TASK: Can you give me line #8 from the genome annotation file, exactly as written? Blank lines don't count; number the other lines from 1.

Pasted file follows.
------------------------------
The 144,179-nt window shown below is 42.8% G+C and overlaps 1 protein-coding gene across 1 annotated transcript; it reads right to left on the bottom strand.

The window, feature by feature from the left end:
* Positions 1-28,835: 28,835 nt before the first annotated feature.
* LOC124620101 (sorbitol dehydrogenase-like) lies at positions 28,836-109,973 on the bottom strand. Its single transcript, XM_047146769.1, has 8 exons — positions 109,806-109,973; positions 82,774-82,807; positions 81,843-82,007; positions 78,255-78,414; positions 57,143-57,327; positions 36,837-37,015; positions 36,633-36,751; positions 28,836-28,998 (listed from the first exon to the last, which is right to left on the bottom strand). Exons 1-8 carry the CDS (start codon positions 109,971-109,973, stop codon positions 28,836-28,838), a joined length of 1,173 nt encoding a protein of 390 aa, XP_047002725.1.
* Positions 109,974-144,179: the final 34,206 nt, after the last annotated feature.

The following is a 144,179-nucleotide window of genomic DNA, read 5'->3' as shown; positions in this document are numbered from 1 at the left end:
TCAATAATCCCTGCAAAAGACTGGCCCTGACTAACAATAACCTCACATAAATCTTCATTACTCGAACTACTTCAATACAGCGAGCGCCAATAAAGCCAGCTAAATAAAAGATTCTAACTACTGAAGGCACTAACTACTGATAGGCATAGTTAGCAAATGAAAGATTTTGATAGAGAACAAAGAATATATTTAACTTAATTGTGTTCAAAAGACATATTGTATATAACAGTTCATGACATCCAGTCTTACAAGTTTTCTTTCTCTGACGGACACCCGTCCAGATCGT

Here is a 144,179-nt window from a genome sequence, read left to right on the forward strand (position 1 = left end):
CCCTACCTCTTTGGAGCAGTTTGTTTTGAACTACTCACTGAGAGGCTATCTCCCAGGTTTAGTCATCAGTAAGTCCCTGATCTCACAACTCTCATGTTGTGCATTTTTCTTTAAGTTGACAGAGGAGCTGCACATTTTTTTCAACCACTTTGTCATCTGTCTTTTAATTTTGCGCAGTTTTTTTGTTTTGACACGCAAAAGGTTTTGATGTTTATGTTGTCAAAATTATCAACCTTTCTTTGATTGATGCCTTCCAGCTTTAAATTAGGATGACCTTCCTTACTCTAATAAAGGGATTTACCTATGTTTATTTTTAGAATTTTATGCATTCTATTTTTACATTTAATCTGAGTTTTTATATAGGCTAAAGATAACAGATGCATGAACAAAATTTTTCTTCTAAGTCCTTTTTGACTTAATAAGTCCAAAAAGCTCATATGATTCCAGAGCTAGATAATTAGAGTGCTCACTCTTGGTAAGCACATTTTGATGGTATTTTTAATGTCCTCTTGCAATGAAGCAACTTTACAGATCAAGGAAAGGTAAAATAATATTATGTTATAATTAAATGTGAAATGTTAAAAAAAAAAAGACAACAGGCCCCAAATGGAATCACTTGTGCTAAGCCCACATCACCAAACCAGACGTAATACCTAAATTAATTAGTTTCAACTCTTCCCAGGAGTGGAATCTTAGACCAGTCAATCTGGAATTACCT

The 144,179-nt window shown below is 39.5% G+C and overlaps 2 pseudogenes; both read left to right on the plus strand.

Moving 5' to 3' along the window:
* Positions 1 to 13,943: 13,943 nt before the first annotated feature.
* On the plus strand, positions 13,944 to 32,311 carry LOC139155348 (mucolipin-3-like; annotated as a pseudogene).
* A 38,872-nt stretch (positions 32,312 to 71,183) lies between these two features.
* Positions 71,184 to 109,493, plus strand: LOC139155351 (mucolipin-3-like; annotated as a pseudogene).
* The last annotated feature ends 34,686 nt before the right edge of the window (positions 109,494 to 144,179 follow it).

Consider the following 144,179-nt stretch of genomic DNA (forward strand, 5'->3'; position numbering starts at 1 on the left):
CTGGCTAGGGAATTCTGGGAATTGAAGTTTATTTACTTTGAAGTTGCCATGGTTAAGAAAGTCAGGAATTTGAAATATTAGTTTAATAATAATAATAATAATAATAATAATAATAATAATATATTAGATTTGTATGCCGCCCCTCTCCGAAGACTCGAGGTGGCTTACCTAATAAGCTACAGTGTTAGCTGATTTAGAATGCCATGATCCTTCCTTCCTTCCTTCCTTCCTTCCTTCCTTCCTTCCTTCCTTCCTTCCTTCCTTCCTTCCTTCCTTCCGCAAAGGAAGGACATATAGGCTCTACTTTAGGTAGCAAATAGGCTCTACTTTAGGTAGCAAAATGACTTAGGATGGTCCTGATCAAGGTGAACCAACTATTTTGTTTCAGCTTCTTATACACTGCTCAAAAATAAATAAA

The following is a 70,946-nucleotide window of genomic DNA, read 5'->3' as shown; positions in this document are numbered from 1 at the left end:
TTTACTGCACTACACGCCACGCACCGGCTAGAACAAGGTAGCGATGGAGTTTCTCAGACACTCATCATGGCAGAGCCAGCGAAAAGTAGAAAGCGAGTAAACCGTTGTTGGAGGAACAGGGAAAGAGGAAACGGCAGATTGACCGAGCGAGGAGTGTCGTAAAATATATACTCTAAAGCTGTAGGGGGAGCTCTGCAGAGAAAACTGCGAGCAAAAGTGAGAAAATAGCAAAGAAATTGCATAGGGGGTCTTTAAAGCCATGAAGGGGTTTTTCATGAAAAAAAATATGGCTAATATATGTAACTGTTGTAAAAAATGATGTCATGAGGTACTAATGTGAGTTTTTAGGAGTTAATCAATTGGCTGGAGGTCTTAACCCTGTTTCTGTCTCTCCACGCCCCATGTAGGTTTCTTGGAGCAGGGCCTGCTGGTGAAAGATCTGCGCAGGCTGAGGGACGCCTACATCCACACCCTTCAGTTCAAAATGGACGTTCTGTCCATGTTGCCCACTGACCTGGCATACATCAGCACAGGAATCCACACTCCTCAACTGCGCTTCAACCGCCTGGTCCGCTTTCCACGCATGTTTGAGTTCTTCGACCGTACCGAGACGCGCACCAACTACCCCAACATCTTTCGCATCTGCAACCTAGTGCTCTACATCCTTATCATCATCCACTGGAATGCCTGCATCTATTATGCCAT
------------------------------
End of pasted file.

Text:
Here is a 144,179-nt window from a genome sequence, read left to right on the forward strand (position 1 = left end):